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Benjamin Netanyahu (Associated Press)

A knife in the back with Obama's fingerprints

- The Washington Times

Barack Obama couldn't pass up his last opportunity to put a knife in the back of the Israelis, whom he has demonstrated for years in word and deed that he doesn't like very much. He doesn't like Benjamin Netanyahu, the Israeli prime minister, at all.

The Washington Times

The amazing grace of Christmas morn

- The Washington Times

The malls and the Main Streets will fall silent. The ringing cash registers and the happy cries of children are but ghostly echoes across the silent cities. But the Christ child born in a manger 2,000 years ago lives, liberating the hearts of sinners and transforming the lives of the wicked.

President-elect Donald Trump. (Associated Press)

Putting Campaign '16 to bed at last

- The Washington Times

Well, now what? Sorehead losers, who have thrived in such graceless abundance since Nov. 8, had been telling anyone who would listen, for more than a year, that Donald Trump could never, ever be elected president of the United States.

Bill Richardson (Associated Press)

The Democratic hangover is on the way

- The Washington Times

Like it or not, The Democrats will have to come off their crying jag after the inauguration. Some of them will need safe spaces for a little while longer, with calming videos of puppies and kittens. But some senior members of the party understand that soon even Democrats still deep in an endless drunk will have to sober up to deal with cold and unforgiving reality.

Vladimir Putin (Associated Press)

Trying to overturn a free and fair election

- The Washington Times

The world has turned itself upside down. Only yesterday the liberals and the left (the "progressives," as they want to be called) regarded the CIA as the locus of evil, the gang that couldn't shoot straight, forever poisoning gentle minds with a diet of conspiracy and tall tale.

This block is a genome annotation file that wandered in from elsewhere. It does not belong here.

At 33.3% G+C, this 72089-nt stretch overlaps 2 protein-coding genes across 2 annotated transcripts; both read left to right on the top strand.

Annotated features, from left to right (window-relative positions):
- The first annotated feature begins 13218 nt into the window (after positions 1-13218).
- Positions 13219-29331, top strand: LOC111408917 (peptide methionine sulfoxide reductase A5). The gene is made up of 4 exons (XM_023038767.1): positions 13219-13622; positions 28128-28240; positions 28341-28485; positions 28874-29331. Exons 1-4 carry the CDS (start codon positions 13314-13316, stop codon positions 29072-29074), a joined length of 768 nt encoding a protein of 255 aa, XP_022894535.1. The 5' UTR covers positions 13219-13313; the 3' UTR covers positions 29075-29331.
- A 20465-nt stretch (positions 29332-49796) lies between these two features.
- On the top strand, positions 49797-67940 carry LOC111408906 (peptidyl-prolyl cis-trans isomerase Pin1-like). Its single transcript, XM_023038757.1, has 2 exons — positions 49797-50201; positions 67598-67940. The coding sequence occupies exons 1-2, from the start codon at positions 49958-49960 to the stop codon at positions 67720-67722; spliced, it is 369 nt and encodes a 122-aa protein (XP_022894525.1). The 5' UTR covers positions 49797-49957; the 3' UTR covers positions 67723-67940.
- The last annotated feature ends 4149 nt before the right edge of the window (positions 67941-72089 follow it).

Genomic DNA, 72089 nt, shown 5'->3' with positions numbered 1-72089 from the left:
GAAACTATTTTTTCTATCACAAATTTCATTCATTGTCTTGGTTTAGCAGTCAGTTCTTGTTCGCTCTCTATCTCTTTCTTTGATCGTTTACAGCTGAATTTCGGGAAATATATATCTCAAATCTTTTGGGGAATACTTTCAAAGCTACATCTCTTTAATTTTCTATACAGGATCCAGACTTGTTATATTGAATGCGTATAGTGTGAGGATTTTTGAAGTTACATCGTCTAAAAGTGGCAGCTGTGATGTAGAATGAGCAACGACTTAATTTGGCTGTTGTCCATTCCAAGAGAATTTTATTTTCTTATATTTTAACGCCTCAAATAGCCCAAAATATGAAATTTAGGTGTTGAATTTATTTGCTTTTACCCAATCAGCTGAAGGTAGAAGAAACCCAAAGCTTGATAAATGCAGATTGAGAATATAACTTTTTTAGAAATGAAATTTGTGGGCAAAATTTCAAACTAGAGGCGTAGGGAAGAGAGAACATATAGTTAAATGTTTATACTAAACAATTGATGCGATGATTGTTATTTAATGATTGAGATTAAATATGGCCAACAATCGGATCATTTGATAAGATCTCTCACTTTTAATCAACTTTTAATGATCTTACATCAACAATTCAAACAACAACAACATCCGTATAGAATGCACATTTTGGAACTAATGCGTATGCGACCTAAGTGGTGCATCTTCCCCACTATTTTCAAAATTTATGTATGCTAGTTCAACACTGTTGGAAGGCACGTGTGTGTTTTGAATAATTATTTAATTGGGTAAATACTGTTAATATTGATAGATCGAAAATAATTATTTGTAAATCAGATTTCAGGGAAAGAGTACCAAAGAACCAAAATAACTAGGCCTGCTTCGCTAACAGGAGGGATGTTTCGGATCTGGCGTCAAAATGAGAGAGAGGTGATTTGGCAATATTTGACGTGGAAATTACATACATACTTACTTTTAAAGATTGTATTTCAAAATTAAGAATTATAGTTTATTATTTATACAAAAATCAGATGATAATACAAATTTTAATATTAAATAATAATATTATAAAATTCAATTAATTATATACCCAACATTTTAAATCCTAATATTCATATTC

Colin Kaepernick (Associated Press) ** FILE **

The killer wind from Hurricane Donald

- The Washington Times

They said it couldn't be done, and even if it could, Donald Trump wouldn't be the man to do it. But a fresh wind from somewhere is blowing through the jungle where the timid, the fearful and the politically correct cower in the shade of the no-no tree.

Nancy Pelosi (Associated Press)

The revolt of the peasants gathers steam

- The Washington Times

The populist saber continues to cut the elites down to size. The elites, who think they know it all and are uniquely qualified to tell everyone else how to live, took another pasting Sunday in the Italian elections. Prime Minister Matteo Renzi felt so humiliated by voter rejection of his proposals for constitutional reform that he quit on the spot.

Ron Wyden (Associated Press)

The churls and their denial and grief

- The Washington Times

Life is not fair to losers, or the critics of Donald Trump, and the way he won the presidency. He just won't stand still and give the rotten eggs a chance to hit their mark.

Donald Trump (Associated Press) ** FILE **

The melting of campus snowflakes

- The Washington Times

Academic freedom, once so popular in the faculty lounges, appears to be optional on many campuses where college presidents wilt under the first squeals of snowflakes.

Sen. Jeff Sessions (Associated Press) ** FILE **

The agony of watching the transition

- The Washington Times